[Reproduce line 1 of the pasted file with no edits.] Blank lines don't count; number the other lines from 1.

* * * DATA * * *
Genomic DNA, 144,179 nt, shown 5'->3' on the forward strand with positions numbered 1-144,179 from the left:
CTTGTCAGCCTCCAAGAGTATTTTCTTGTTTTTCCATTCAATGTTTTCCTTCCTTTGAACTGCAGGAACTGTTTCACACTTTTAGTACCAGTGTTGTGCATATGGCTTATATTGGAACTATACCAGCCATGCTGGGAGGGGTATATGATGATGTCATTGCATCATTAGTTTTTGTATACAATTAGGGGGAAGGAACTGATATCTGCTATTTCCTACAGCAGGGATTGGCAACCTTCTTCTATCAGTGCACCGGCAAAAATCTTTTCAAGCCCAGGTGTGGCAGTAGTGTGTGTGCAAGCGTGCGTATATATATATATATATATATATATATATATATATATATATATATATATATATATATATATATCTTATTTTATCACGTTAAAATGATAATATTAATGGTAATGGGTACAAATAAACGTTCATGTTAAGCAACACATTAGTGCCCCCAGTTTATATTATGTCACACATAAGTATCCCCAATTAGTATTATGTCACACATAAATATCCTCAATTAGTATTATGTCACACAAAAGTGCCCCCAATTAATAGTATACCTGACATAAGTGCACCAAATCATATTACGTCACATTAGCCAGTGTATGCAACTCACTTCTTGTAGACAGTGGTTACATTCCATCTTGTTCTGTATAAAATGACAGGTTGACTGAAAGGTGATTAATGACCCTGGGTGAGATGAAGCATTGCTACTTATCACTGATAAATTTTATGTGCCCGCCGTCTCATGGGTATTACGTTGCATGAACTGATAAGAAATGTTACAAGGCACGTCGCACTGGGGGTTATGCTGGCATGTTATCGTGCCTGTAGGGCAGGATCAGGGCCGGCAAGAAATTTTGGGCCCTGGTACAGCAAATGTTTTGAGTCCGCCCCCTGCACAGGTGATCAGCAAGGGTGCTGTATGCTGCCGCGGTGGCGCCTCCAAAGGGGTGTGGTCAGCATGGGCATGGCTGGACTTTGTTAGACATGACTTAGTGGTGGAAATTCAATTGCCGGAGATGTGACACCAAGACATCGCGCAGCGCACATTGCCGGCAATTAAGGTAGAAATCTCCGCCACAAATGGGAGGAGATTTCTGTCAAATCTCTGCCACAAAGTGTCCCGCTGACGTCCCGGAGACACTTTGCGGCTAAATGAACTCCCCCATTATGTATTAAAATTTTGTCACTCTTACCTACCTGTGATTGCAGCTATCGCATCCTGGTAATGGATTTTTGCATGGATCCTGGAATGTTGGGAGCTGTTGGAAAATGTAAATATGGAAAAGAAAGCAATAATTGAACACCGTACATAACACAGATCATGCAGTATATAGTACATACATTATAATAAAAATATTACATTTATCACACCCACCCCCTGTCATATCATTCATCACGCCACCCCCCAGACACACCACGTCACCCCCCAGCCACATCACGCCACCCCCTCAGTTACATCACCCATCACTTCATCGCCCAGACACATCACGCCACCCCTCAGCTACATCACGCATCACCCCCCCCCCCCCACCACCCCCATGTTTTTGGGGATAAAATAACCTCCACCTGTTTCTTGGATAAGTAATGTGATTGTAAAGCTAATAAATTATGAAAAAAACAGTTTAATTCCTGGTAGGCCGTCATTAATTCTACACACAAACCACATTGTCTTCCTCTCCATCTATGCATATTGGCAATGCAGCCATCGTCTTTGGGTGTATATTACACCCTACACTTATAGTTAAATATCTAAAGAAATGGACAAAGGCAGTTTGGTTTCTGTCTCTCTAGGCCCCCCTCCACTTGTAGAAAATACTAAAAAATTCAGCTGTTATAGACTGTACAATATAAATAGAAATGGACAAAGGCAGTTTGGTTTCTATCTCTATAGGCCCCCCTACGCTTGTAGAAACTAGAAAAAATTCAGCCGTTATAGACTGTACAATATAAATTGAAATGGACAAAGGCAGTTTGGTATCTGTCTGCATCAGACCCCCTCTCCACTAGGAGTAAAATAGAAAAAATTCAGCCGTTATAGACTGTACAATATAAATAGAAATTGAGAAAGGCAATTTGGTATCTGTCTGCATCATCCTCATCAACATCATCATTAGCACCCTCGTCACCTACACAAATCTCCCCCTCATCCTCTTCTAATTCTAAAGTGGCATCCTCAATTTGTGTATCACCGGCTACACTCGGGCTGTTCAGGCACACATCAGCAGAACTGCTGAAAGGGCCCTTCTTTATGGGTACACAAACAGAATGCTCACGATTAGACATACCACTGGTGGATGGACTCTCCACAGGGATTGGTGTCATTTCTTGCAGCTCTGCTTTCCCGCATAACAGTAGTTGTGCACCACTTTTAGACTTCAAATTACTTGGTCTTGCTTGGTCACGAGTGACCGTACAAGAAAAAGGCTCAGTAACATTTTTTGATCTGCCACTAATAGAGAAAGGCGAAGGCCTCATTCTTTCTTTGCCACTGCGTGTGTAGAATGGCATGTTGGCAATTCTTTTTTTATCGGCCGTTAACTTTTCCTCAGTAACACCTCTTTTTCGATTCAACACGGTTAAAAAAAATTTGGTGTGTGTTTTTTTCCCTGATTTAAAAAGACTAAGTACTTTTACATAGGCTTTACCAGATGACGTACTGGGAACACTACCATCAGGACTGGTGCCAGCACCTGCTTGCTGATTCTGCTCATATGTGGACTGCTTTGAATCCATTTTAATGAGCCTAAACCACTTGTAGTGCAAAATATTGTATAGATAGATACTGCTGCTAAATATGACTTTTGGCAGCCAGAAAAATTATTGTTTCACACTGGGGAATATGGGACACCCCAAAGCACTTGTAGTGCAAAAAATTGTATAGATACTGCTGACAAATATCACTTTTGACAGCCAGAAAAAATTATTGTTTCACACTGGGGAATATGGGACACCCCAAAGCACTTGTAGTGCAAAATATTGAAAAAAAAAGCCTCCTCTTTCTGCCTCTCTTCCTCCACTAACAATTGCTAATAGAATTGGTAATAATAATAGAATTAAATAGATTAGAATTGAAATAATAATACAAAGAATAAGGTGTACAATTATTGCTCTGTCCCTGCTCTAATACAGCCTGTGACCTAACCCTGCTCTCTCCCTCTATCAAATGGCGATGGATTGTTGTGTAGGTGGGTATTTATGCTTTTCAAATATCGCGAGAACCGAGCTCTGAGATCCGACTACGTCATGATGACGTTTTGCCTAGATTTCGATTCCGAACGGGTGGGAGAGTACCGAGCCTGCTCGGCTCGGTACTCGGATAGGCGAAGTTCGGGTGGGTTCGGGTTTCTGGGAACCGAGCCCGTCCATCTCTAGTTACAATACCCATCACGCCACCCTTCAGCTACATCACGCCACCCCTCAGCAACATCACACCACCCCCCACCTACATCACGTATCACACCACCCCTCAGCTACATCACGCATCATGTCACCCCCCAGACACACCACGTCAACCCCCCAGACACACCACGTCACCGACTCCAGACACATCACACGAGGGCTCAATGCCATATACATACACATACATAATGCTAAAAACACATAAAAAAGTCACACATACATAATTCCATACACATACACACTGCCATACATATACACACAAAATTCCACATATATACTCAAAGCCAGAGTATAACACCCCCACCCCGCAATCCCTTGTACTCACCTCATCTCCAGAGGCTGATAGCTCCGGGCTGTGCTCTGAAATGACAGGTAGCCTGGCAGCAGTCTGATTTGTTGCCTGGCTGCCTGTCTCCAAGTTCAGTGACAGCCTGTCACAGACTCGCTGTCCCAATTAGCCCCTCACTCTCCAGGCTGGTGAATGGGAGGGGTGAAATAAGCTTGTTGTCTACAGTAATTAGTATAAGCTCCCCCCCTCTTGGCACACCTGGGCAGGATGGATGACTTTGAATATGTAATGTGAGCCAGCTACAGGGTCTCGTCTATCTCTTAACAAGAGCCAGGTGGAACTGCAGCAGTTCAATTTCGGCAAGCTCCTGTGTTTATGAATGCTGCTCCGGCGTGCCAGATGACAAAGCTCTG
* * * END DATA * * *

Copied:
Genomic DNA, 144,179 nt, shown 5'->3' on the forward strand with positions numbered 1-144,179 from the left: